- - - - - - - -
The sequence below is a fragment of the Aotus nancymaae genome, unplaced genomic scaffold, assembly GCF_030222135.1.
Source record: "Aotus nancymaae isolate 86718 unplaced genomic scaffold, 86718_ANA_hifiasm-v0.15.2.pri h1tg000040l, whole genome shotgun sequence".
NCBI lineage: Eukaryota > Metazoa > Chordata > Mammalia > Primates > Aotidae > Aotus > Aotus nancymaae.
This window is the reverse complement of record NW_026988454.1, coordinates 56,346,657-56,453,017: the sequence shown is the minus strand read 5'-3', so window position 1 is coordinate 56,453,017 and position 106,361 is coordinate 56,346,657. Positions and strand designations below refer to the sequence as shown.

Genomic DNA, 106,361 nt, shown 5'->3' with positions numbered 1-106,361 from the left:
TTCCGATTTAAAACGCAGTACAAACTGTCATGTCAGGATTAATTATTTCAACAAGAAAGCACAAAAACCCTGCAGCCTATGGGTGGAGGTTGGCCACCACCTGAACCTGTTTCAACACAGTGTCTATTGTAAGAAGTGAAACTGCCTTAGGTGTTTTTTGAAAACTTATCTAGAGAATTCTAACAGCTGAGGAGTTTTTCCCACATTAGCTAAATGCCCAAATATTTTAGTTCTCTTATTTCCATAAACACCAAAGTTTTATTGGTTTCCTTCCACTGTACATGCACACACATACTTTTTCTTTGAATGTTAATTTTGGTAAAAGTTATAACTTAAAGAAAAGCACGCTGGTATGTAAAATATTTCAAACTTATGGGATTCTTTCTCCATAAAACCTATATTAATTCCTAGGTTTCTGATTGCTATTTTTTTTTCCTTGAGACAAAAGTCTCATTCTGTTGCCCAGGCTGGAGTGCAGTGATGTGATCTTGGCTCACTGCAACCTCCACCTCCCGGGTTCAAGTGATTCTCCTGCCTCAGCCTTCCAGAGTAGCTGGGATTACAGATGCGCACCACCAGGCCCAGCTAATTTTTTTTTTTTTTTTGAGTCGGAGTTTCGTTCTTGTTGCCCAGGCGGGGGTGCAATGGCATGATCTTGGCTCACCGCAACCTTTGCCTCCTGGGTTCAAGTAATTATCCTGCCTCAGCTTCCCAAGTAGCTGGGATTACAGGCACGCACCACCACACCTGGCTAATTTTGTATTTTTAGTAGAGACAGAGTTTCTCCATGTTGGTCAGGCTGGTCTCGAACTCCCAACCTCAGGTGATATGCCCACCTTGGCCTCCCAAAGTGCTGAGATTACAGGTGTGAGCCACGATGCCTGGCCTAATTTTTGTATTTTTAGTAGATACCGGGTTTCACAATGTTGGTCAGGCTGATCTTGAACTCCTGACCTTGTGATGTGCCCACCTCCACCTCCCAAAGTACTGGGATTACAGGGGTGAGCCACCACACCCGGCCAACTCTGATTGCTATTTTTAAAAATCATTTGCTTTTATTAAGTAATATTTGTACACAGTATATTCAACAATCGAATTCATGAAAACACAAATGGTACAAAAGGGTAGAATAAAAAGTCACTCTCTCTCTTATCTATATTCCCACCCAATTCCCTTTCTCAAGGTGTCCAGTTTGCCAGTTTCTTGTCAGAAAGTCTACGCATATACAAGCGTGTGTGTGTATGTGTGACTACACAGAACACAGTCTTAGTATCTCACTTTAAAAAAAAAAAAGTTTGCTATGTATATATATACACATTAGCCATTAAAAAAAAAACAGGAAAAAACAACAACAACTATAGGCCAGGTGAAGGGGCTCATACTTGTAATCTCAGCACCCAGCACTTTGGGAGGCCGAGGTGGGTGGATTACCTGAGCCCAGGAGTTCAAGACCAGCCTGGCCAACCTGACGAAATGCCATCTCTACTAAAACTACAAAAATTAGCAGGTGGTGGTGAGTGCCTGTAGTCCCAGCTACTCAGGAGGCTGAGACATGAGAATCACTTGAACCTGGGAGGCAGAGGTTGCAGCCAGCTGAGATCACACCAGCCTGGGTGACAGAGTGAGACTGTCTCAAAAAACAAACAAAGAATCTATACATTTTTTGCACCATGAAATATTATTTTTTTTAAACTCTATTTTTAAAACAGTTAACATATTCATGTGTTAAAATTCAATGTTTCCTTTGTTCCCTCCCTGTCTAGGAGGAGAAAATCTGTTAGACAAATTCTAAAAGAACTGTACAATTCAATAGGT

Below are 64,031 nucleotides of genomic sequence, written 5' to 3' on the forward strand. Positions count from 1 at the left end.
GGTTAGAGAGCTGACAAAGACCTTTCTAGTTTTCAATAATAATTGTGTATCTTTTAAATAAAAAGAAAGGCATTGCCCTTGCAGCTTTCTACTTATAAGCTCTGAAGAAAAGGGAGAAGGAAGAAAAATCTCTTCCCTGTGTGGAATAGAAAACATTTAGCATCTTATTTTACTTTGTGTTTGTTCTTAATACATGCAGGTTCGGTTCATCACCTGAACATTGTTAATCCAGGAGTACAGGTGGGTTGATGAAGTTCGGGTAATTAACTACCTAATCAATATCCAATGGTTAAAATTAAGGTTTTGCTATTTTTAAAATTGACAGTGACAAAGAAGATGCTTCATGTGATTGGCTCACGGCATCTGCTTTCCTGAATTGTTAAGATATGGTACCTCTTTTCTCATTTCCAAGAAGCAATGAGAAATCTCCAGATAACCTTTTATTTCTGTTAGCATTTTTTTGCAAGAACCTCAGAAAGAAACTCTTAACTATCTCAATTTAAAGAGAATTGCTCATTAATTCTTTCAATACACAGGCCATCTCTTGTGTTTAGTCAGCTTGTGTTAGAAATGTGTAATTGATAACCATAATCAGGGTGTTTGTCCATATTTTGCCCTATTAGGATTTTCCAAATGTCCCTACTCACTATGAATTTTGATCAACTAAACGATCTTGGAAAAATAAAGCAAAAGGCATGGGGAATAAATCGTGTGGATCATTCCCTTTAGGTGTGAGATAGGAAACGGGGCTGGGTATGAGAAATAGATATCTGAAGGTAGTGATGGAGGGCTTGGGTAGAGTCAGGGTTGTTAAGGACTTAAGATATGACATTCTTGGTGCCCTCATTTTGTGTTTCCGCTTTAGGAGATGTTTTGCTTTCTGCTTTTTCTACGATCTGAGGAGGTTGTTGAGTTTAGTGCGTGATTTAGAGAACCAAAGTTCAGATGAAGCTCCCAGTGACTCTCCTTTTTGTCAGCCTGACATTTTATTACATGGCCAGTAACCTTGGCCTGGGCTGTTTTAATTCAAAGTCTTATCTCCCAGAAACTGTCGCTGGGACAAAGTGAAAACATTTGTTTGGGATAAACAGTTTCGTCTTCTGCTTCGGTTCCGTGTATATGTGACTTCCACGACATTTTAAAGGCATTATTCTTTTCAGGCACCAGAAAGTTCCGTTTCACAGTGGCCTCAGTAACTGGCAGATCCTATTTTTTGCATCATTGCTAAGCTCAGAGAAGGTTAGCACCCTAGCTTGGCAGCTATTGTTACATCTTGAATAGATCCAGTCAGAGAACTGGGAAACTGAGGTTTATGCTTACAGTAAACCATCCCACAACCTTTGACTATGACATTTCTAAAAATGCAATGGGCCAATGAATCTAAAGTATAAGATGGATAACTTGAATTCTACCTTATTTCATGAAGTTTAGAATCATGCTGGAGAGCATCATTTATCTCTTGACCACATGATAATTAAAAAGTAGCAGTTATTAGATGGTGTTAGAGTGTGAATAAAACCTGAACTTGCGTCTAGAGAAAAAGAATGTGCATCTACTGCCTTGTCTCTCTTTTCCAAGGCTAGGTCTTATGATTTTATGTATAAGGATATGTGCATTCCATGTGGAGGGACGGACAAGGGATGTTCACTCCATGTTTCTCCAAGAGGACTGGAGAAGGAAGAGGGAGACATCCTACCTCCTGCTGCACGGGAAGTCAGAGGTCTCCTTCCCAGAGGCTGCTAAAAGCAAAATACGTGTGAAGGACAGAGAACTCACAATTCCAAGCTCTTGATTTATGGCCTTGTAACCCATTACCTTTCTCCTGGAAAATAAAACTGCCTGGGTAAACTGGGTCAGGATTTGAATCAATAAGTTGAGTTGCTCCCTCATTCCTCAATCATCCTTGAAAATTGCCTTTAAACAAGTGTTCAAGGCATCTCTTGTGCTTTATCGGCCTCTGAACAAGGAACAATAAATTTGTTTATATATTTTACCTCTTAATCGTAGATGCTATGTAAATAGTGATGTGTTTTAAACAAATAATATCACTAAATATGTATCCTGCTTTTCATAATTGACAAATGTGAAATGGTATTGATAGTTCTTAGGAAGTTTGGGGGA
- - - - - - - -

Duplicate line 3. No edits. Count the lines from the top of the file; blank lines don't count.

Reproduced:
NCBI lineage: Eukaryota > Metazoa > Chordata > Mammalia > Primates > Aotidae > Aotus > Aotus nancymaae.